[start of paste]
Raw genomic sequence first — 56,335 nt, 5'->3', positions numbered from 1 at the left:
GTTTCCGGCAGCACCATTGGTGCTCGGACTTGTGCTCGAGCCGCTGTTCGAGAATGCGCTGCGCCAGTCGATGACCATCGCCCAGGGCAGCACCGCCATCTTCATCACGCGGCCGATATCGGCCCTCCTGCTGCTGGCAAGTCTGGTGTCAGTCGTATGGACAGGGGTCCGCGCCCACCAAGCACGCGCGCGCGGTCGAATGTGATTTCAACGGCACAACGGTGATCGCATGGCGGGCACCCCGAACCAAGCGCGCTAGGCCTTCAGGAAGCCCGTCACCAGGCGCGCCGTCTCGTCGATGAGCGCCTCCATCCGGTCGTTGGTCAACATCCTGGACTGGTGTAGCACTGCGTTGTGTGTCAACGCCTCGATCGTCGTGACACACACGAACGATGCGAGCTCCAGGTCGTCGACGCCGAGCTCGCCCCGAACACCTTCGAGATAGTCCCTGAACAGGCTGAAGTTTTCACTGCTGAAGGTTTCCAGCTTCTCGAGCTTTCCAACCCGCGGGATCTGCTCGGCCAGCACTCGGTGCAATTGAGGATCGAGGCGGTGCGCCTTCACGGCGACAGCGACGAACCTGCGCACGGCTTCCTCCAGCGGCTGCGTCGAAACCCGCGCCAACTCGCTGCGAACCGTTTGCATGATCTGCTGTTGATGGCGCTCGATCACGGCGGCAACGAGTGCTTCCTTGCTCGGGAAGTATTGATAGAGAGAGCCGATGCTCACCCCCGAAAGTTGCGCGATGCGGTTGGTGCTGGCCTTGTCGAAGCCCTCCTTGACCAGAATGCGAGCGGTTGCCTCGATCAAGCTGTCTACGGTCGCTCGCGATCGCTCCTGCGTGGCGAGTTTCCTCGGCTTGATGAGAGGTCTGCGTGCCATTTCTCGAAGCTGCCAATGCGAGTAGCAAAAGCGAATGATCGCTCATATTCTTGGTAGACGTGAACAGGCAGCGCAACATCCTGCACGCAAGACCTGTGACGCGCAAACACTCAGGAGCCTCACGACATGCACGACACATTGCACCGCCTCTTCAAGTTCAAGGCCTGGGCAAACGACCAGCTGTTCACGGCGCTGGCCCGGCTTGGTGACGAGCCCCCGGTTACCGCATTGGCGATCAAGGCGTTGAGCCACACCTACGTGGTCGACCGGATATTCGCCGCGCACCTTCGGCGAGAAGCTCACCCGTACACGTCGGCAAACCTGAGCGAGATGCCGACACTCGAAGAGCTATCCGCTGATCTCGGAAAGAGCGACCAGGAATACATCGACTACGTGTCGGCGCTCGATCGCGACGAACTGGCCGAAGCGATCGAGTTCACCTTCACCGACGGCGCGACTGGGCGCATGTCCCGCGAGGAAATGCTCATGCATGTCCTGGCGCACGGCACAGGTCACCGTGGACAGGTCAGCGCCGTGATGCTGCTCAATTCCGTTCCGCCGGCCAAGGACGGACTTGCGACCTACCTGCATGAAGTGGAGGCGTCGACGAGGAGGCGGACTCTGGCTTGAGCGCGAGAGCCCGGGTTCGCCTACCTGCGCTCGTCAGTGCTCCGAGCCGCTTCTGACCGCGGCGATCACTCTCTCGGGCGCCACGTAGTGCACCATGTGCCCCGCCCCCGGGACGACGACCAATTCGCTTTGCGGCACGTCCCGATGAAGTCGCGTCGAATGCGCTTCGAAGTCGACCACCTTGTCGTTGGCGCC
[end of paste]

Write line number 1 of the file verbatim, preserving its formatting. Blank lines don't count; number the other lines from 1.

Raw genomic sequence first — 56,335 nt, 5'->3', positions numbered from 1 at the left: